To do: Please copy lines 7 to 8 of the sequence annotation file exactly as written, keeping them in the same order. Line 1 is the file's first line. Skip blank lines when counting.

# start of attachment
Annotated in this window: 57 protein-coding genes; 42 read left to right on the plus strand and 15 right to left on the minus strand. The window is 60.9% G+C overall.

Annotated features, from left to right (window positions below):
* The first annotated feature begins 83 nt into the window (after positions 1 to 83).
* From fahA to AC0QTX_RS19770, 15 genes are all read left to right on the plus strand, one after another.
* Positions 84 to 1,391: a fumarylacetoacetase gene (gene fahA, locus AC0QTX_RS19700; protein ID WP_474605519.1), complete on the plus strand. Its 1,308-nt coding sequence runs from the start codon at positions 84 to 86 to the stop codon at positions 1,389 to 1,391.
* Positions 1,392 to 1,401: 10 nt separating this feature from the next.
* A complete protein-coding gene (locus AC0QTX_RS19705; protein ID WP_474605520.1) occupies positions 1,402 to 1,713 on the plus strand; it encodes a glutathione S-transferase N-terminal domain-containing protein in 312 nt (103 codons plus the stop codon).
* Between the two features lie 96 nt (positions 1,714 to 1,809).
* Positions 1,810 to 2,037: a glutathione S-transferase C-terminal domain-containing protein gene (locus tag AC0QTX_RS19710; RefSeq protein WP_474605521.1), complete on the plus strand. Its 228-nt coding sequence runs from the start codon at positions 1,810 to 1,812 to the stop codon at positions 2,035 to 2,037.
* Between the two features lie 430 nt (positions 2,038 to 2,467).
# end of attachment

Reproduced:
* A complete protein-coding gene (locus AC0QTX_RS19705; protein ID WP_474605520.1) occupies positions 1,402 to 1,713 on the plus strand; it encodes a glutathione S-transferase N-terminal domain-containing protein in 312 nt (103 codons plus the stop codon).
* Between the two features lie 96 nt (positions 1,714 to 1,809).